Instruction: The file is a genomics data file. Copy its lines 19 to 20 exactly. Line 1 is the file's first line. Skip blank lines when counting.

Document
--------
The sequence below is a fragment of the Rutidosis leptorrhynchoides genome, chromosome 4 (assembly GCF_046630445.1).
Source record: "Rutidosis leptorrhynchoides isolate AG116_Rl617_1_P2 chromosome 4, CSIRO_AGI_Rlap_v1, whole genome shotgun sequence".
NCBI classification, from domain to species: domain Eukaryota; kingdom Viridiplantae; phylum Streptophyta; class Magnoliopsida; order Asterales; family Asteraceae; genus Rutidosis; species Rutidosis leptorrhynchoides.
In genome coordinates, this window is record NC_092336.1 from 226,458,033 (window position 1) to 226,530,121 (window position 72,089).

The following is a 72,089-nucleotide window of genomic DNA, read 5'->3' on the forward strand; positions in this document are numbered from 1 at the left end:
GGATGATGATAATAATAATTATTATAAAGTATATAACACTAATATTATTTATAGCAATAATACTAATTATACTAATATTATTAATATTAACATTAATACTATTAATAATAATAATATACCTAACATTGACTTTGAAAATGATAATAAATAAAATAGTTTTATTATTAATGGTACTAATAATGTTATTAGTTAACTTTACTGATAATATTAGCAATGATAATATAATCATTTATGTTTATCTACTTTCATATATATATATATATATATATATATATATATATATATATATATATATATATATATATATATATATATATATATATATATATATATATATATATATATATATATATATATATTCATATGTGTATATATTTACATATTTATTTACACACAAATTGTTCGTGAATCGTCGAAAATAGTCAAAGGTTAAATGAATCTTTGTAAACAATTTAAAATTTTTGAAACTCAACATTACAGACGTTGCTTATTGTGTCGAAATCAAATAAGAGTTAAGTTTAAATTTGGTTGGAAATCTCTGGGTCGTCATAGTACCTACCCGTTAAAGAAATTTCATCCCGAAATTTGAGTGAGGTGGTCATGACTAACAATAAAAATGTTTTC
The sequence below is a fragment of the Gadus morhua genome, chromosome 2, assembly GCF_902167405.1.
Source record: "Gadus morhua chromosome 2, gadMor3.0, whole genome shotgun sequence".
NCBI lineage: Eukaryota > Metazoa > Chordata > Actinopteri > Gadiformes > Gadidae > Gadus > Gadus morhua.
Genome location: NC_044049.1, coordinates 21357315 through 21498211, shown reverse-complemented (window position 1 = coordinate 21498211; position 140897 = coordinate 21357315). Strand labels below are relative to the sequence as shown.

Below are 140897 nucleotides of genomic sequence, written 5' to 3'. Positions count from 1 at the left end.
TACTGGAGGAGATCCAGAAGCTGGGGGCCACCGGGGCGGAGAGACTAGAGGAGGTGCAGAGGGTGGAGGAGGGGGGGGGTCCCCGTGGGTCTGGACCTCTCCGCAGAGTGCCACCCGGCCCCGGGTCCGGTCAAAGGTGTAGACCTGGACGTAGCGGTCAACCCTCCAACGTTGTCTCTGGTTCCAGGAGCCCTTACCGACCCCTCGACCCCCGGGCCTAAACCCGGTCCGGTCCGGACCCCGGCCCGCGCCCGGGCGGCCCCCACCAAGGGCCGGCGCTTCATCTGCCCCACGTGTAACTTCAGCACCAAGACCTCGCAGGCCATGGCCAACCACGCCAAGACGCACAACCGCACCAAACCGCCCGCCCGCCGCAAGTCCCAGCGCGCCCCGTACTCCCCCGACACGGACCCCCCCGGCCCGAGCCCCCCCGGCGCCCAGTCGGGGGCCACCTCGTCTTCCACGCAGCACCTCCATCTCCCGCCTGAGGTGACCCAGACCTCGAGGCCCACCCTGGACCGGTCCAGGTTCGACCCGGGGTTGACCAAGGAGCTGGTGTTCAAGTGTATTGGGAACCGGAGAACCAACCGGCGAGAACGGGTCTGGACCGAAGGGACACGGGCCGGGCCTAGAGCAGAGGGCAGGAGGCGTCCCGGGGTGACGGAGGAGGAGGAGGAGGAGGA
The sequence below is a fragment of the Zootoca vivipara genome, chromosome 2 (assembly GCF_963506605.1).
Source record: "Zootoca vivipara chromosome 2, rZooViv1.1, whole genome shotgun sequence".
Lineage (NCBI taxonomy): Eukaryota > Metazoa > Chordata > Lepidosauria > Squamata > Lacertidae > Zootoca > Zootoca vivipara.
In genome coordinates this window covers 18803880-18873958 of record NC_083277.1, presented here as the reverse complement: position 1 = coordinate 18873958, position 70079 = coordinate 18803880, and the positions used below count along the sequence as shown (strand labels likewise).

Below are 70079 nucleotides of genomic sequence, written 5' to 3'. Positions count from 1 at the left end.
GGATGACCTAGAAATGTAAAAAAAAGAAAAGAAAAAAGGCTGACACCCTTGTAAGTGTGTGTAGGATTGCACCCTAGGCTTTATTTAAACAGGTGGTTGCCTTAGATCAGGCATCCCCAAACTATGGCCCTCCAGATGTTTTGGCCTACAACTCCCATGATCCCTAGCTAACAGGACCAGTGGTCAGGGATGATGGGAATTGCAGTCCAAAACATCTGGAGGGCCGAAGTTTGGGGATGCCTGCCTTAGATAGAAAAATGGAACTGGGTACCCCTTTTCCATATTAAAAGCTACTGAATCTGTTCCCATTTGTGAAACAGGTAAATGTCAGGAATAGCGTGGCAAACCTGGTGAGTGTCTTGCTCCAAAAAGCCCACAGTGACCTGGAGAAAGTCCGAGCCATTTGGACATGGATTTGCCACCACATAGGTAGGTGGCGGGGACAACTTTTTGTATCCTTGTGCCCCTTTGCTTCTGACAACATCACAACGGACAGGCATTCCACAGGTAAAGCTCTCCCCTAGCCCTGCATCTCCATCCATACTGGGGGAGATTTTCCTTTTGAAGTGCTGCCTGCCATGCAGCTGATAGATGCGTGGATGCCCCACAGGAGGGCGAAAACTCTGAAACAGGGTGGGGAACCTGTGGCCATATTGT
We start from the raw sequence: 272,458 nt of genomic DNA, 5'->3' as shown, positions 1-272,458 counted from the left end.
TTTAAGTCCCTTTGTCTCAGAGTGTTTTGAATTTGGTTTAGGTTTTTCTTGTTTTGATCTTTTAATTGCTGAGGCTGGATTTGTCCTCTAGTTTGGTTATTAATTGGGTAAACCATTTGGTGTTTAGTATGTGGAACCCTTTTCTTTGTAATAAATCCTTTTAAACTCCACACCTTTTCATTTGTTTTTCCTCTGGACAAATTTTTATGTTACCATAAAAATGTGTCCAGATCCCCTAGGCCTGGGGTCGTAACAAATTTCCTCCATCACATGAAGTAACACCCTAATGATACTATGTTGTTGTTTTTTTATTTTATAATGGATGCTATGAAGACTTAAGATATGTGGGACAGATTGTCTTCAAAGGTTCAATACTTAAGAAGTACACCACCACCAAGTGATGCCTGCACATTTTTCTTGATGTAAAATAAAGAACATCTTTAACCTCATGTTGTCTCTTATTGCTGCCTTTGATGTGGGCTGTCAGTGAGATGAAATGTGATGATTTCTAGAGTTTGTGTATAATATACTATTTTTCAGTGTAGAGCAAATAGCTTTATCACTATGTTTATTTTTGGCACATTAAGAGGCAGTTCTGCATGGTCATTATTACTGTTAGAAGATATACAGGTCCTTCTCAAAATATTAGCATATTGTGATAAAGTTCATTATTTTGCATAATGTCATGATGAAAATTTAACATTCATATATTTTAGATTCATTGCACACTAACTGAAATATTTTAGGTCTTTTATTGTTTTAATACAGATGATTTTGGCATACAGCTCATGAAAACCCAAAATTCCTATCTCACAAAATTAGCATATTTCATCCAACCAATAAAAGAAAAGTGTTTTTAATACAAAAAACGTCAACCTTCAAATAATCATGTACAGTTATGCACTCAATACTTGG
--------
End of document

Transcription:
We start from the raw sequence: 272,458 nt of genomic DNA, 5'->3' as shown, positions 1-272,458 counted from the left end.
TTTAAGTCCCTTTGTCTCAGAGTGTTTTGAATTTGGTTTAGGTTTTTCTTGTTTTGATCTTTTAATTGCTGAGGCTGGATTTGTCCTCTAGTTTGGTTATTAATTGGGTAAACCATTTGGTGTTTAGTATGTGGAACCCTTTTCTTTGTAATAAATCCTTTTAAACTCCACACCTTTTCATTTGTTTTTCCTCTGGACAAATTTTTATGTTACCATAAAAATGTGTCCAGATCCCCTAGGCCTGGGGTCGTAACAAATTTCCTCCATCACATGAAGTAACACCCTAATGATACTATGTTGTTGTTTTTTTATTTTATAATGGATGCTATGAAGACTTAAGATATGTGGGACAGATTGTCTTCAAAGGTTCAATACTTAAGAAGTACACCACCACCAAGTGATGCCTGCACATTTTTCTTGATGTAAAATAAAGAACATCTTTAACCTCATGTTGTCTCTTATTGCTGCCTTTGATGTGGGCTGTCAGTGAGATGAAATGTGATGATTTCTAGAGTTTGTGTATAATATACTATTTTTCAGTGTAGAGCAAATAGCTTTATCACTATGTTTATTTTTGGCACATTAAGAGGCAGTTCTGCATGGTCATTATTACTGTTAGAAGATATACAGGTCCTTCTCAAAATATTAGCATATTGTGATAAAGTTCATTATTTTGCATAATGTCATGATGAAAATTTAACATTCATATATTTTAGATTCATTGCACACTAACTGAAATATTTTAGGTCTTTTATTGTTTTAATACAGATGATTTTGGCATACAGCTCATGAAAACCCAAAATTCCTATCTCACAAAATTAGCATATTTCATCCAACCAATAAAAGAAAAGTGTTTTTAATACAAAAAACGTCAACCTTCAAATAATCATGTACAGTTATGCACTCAATACTTGG